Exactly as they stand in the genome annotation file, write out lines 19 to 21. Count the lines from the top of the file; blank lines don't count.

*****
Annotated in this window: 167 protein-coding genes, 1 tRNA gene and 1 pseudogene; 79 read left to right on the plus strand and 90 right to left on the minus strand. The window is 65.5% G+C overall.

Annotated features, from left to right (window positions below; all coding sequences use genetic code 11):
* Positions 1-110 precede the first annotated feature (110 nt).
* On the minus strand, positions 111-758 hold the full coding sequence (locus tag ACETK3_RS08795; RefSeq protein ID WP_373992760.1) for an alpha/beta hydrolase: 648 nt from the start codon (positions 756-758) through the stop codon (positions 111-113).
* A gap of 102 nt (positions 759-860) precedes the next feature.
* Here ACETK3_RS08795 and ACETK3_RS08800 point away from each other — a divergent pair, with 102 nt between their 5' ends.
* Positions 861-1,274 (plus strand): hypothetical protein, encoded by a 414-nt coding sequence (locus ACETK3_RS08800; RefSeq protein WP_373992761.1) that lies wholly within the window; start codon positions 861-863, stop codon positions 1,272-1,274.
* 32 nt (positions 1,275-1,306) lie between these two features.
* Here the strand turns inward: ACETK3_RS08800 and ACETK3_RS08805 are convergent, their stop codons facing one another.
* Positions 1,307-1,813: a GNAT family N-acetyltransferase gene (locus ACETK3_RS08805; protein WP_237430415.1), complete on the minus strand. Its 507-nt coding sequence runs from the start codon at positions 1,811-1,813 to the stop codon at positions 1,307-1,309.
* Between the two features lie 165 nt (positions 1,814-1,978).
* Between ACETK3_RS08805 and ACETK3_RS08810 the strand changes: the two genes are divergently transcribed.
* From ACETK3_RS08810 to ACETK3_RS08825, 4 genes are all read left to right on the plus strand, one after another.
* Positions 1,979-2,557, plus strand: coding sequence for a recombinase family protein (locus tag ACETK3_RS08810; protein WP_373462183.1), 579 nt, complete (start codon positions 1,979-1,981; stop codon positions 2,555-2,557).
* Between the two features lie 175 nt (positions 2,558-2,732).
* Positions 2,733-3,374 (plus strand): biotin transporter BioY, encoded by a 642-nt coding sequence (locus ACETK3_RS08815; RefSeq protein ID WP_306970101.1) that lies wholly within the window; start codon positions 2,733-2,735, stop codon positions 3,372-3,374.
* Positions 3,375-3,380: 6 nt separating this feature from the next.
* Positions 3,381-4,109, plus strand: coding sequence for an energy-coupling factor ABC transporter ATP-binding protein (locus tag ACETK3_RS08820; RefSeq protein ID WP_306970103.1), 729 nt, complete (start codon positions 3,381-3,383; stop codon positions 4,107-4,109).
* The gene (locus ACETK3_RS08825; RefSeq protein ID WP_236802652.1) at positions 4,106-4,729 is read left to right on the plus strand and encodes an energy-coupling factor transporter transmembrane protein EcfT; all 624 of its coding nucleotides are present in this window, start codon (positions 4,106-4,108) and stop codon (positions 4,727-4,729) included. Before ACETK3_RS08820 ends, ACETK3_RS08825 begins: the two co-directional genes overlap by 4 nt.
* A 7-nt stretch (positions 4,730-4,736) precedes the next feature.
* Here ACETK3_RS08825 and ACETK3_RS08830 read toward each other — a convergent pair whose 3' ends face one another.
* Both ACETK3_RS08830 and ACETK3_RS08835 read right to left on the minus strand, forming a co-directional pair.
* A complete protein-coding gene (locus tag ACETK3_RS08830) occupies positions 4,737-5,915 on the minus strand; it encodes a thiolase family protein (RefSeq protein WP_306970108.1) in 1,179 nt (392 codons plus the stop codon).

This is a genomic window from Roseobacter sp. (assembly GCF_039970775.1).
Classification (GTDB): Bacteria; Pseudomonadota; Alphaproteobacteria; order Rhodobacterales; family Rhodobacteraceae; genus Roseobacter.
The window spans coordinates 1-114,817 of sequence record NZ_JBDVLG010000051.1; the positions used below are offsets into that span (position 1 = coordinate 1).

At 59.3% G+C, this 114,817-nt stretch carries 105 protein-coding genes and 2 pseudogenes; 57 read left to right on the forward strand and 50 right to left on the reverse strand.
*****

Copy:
* The gene (locus ACETK3_RS08825; RefSeq protein ID WP_236802652.1) at positions 4,106-4,729 is read left to right on the plus strand and encodes an energy-coupling factor transporter transmembrane protein EcfT; all 624 of its coding nucleotides are present in this window, start codon (positions 4,106-4,108) and stop codon (positions 4,727-4,729) included. Before ACETK3_RS08820 ends, ACETK3_RS08825 begins: the two co-directional genes overlap by 4 nt.
* A 7-nt stretch (positions 4,730-4,736) precedes the next feature.
* Here ACETK3_RS08825 and ACETK3_RS08830 read toward each other — a convergent pair whose 3' ends face one another.